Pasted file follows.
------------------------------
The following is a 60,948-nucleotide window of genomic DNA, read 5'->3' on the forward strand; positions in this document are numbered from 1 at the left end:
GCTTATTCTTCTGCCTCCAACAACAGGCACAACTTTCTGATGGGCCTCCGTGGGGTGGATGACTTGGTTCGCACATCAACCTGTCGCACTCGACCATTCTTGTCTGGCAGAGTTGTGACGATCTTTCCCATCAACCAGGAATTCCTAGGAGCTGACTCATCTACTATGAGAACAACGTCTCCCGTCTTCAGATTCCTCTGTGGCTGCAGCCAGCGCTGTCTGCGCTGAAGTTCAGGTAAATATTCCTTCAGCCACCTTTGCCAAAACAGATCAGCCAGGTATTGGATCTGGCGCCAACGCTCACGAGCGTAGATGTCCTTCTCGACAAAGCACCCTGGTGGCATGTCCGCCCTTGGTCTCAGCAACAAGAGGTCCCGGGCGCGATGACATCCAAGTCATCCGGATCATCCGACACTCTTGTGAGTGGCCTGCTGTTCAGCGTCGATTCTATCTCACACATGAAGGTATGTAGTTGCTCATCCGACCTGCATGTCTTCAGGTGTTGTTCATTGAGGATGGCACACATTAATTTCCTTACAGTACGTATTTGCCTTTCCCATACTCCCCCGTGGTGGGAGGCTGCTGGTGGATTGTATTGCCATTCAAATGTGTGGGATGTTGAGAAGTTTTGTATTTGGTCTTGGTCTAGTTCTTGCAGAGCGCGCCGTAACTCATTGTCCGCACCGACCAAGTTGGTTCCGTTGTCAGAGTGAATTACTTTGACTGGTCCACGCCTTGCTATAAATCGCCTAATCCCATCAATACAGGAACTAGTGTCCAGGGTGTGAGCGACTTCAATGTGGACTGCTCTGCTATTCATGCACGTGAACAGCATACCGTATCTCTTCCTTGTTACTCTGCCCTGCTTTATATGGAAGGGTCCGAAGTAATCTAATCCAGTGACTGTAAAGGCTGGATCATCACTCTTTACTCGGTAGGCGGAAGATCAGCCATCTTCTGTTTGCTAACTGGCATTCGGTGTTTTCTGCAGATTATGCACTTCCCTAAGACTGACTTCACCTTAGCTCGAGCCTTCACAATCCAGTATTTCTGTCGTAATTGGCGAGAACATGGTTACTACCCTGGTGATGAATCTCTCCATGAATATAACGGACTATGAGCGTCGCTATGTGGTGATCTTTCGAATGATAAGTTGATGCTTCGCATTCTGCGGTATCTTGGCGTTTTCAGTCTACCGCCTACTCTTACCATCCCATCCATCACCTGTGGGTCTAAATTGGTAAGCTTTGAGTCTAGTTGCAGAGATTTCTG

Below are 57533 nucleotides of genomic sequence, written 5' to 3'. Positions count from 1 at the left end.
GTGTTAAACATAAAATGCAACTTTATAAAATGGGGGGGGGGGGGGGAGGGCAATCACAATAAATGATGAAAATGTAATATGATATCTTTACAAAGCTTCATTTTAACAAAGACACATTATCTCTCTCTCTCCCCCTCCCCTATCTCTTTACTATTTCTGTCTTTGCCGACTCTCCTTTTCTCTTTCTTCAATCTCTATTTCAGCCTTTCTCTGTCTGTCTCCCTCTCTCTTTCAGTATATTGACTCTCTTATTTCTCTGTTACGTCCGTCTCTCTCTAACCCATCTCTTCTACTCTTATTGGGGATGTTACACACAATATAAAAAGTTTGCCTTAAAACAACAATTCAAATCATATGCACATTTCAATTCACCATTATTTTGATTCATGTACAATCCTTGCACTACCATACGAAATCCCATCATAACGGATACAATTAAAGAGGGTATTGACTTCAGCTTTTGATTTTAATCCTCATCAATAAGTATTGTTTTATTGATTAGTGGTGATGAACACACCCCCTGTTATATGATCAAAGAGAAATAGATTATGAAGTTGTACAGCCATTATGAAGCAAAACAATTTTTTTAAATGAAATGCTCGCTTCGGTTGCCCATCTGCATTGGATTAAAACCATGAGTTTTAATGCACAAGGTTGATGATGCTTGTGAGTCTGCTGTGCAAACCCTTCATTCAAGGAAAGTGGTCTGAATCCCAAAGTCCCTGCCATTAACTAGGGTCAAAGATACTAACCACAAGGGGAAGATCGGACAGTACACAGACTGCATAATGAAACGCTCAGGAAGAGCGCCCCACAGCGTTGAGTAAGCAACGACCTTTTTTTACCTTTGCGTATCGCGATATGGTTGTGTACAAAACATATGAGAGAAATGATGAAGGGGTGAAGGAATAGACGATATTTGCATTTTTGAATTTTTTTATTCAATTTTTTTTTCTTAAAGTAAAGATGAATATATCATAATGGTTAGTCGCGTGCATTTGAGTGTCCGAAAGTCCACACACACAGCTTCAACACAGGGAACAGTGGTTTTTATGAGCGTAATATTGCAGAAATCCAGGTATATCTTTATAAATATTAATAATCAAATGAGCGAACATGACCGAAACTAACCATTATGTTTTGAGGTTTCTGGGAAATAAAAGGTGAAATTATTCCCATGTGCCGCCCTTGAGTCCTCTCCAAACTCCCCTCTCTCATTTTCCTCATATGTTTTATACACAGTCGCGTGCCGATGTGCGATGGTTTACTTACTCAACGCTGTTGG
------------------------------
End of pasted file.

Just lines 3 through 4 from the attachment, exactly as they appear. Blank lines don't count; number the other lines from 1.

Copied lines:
Below are 57533 nucleotides of genomic sequence, written 5' to 3'. Positions count from 1 at the left end.
GTGTTAAACATAAAATGCAACTTTATAAAATGGGGGGGGGGGGGGGAGGGCAATCACAATAAATGATGAAAATGTAATATGATATCTTTACAAAGCTTCATTTTAACAAAGACACATTATCTCTCTCTCTCCCCCTCCCCTATCTCTTTACTATTTCTGTCTTTGCCGACTCTCCTTTTCTCTTTCTTCAATCTCTATTTCAGCCTTTCTCTGTCTGTCTCCCTCTCTCTTTCAGTATATTGACTCTCTTATTTCTCTGTTACGTCCGTCTCTCTCTAACCCATCTCTTCTACTCTTATTGGGGATGTTACACACAATATAAAAAGTTTGCCTTAAAACAACAATTCAAATCATATGCACATTTCAATTCACCATTATTTTGATTCATGTACAATCCTTGCACTACCATACGAAATCCCATCATAACGGATACAATTAAAGAGGGTATTGACTTCAGCTTTTGATTTTAATCCTCATCAATAAGTATTGTTTTATTGATTAGTGGTGATGAACACACCCCCTGTTATATGATCAAAGAGAAATAGATTATGAAGTTGTACAGCCATTATGAAGCAAAACAATTTTTTTAAATGAAATGCTCGCTTCGGTTGCCCATCTGCATTGGATTAAAACCATGAGTTTTAATGCACAAGGTTGATGATGCTTGTGAGTCTGCTGTGCAAACCCTTCATTCAAGGAAAGTGGTCTGAATCCCAAAGTCCCTGCCATTAACTAGGGTCAAAGATACTAACCACAAGGGGAAGATCGGACAGTACACAGACTGCATAATGAAACGCTCAGGAAGAGCGCCCCACAGCGTTGAGTAAGCAACGACCTTTTTTTACCTTTGCGTATCGCGATATGGTTGTGTACAAAACATATGAGAGAAATGATGAAGGGGTGAAGGAATAGACGATATTTGCATTTTTGAATTTTTTTATTCAATTTTTTTTTCTTAAAGTAAAGATGAATATATCATAATGGTTAGTCGCGTGCATTTGAGTGTCCGAAAGTCCACACACACAGCTTCAACACAGGGAACAGTGGTTTTTATGAGCGTAATATTGCAGAAATCCAGGTATATCTTTATAAATATTAATAATCAAATGAGCGAACATGACCGAAACTAACCATTATGTTTTGAGGTTTCTGGGAAATAAAAGGTGAAATTATTCCCATGTGCCGCCCTTGAGTCCTCTCCAAACTCCCCTCTCTCATTTTCCTCATATGTTTTATACACAGTCGCGTGCCGATGTGCGATGGTTTACTTACTCAACGCTGTTGG